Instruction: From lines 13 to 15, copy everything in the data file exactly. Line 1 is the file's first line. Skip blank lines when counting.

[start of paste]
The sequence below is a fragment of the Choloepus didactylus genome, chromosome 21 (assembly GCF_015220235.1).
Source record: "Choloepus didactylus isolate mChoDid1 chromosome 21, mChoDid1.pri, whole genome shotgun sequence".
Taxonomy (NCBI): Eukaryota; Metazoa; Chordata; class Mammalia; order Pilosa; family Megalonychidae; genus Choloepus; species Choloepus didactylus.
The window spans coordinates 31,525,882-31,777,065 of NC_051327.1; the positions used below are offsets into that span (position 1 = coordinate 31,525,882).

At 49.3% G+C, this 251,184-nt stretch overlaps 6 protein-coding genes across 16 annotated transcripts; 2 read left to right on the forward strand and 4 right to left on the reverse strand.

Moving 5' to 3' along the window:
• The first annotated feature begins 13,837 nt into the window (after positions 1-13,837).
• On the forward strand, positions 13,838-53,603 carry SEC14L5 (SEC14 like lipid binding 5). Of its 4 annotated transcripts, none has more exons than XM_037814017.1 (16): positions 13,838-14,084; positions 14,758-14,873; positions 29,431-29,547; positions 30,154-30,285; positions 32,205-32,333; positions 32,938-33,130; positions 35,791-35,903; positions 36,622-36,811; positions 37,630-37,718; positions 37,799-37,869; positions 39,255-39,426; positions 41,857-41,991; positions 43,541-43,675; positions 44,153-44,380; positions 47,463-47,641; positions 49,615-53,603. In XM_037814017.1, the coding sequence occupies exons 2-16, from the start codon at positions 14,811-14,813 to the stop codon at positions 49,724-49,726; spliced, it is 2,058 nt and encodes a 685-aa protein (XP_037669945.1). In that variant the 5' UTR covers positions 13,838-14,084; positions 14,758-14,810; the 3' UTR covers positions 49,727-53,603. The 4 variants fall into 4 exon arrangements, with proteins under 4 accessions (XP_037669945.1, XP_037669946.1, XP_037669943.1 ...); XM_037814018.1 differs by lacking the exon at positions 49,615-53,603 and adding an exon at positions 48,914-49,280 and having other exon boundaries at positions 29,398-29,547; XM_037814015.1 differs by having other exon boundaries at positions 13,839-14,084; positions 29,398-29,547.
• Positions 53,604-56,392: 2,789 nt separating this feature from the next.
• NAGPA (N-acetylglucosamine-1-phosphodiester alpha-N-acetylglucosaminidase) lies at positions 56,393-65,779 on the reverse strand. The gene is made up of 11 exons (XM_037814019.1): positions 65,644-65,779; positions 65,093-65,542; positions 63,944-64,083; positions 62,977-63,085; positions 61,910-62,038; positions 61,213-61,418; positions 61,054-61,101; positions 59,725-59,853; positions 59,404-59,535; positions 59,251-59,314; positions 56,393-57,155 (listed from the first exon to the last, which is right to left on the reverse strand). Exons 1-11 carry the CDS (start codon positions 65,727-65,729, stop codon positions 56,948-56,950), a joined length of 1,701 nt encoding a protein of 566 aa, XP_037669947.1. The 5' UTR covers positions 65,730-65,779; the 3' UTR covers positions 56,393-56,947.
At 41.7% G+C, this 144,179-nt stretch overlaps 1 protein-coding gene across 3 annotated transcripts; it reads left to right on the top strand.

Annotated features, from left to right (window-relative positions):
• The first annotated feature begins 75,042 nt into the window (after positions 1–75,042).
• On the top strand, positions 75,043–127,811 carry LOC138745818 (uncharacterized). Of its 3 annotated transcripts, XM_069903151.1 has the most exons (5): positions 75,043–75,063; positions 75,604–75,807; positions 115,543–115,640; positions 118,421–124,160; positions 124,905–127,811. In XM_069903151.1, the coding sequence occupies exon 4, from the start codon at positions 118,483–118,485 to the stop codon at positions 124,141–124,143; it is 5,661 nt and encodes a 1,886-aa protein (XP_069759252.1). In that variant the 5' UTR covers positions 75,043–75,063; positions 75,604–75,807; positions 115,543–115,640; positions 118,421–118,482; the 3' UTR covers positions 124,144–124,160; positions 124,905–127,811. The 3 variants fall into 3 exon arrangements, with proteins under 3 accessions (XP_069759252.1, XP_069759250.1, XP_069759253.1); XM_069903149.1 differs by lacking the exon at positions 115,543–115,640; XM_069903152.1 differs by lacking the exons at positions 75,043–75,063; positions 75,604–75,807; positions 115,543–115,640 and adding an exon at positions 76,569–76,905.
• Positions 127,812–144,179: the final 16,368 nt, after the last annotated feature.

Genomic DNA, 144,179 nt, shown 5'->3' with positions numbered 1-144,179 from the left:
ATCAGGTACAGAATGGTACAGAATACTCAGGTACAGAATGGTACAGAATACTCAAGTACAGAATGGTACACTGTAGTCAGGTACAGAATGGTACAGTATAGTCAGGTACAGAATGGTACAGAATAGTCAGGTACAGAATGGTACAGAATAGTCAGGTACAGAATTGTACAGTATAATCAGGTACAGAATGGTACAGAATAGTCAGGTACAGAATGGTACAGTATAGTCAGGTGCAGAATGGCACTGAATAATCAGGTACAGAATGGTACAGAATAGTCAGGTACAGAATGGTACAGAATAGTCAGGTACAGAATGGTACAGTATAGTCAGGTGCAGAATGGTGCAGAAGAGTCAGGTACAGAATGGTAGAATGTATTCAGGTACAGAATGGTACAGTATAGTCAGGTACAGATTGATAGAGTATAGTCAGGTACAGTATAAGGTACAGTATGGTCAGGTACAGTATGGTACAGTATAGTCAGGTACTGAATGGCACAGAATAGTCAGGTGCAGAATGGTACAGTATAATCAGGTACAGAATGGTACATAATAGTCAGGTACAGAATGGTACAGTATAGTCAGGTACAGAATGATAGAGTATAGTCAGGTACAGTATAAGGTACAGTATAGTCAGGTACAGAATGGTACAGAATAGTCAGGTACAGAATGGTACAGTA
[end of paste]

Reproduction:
• The first annotated feature begins 75,042 nt into the window (after positions 1–75,042).
• On the top strand, positions 75,043–127,811 carry LOC138745818 (uncharacterized). Of its 3 annotated transcripts, XM_069903151.1 has the most exons (5): positions 75,043–75,063; positions 75,604–75,807; positions 115,543–115,640; positions 118,421–124,160; positions 124,905–127,811. In XM_069903151.1, the coding sequence occupies exon 4, from the start codon at positions 118,483–118,485 to the stop codon at positions 124,141–124,143; it is 5,661 nt and encodes a 1,886-aa protein (XP_069759252.1). In that variant the 5' UTR covers positions 75,043–75,063; positions 75,604–75,807; positions 115,543–115,640; positions 118,421–118,482; the 3' UTR covers positions 124,144–124,160; positions 124,905–127,811. The 3 variants fall into 3 exon arrangements, with proteins under 3 accessions (XP_069759252.1, XP_069759250.1, XP_069759253.1); XM_069903149.1 differs by lacking the exon at positions 115,543–115,640; XM_069903152.1 differs by lacking the exons at positions 75,043–75,063; positions 75,604–75,807; positions 115,543–115,640 and adding an exon at positions 76,569–76,905.
• Positions 127,812–144,179: the final 16,368 nt, after the last annotated feature.